In an effort to improve consumer confidence in its agricultural products, Fukushima Prefecture will attempt to remove all detectable cesium from farmland and forests, although officials did not provide a timeline for doing so. In spite of the fact that Japanese law allows rice, beef, and vegetables to be sold if they contain 500 Bq/kg or less of cesium, Fukushima officials believe that consumers will not purchase cesium-tainted foods. The Prefecture will remove up to 30 cm of soil from contaminated areas, as well as tree bark, branches, and grass where necessary.
Japan’s Cabinet has approved a decision to allow 900 Ground Self-Defense Forces (GDSF) to decontaminate government buildings near the Fukushima Daiichi plant. The project is expected to take two weeks.
The Dispute Reconciliation Committee for Nuclear Damage Compensation, which falls under the Ministry of Education, Culture, Sports, Science, and Technology (MEXT), has released updated guidelines on compensation for victims of the Fukushima Daiichi nuclear disaster. Those who voluntarily evacuated the area around the Fukushima plant, as well as those who stayed behind, will receive a lump sum of 80,000 yen. Pregnant women and children younger than 18 who evacuated or stayed in the voluntary evacuation zone will receive 400,000 yen. The decision could affect to up to a million people living in municipalities within 50 kilometers of the plant, even if their actual homes fall outside of that zone. However, many victims expressed dismay at the amount of compensation, which they say does not cover the cost of their expenses. Originally, the panel had said that those in voluntary evacuation zones would receive no compensation, a decision that was met with widespread criticism. The new guidelines are expected to cost an additional 200 billion yen.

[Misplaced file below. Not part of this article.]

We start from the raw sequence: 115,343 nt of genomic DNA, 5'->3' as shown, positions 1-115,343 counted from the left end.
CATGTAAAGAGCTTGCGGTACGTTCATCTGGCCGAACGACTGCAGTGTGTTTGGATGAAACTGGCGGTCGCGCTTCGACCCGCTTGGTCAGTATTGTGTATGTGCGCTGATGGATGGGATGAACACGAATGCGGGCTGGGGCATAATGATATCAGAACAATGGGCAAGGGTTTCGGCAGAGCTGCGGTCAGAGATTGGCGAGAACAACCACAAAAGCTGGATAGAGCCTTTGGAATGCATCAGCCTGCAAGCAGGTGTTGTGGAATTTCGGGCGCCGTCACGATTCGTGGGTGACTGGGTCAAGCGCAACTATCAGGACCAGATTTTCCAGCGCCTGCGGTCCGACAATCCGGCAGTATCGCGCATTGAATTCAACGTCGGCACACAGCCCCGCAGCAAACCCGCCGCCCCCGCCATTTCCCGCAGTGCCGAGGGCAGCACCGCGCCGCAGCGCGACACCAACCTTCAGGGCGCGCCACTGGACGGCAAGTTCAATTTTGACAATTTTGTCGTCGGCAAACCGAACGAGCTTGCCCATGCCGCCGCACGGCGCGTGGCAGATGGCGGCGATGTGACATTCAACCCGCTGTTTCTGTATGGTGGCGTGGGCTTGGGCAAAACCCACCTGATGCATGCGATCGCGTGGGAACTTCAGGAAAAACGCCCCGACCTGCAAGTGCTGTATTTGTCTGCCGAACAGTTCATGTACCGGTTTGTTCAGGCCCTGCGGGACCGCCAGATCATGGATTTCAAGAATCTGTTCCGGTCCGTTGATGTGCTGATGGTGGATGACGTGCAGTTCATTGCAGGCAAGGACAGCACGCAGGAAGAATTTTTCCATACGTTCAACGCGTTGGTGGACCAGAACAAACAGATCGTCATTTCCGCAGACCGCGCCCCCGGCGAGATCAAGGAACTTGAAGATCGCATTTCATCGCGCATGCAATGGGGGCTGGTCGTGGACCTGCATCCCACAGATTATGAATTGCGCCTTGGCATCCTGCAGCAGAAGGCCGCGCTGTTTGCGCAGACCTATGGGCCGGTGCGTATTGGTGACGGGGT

Other Nuclear News
Kansai Electric has manually shut down Reactor 2 at its Mihama plant, after a radioactive water leak threatened to exceed the capacity of a holding tank. The leak originated in a pressure vessel valve, and has been going on since early November. Kansai said that no radiation has escaped from the plant, and NISA has been notified of the incident. Eighty-five percent of Japan’s reactors are now off-line.
A group of 300 plaintiffs have filed suit against Shikoku Electric, in order to suspend operations at the utility’s Ikata plant in Ehime Prefecture. The plaintiffs say that risk of mudslides and earthquakes is too great.
Gregory Jaczko, the Chairman of the US Nuclear Regulatory Commission, said that the Commission’s study of the Fukushima nuclear disaster is so time-consuming that it may result in a delay in processing applications for license renewals and industry requests to produce more power.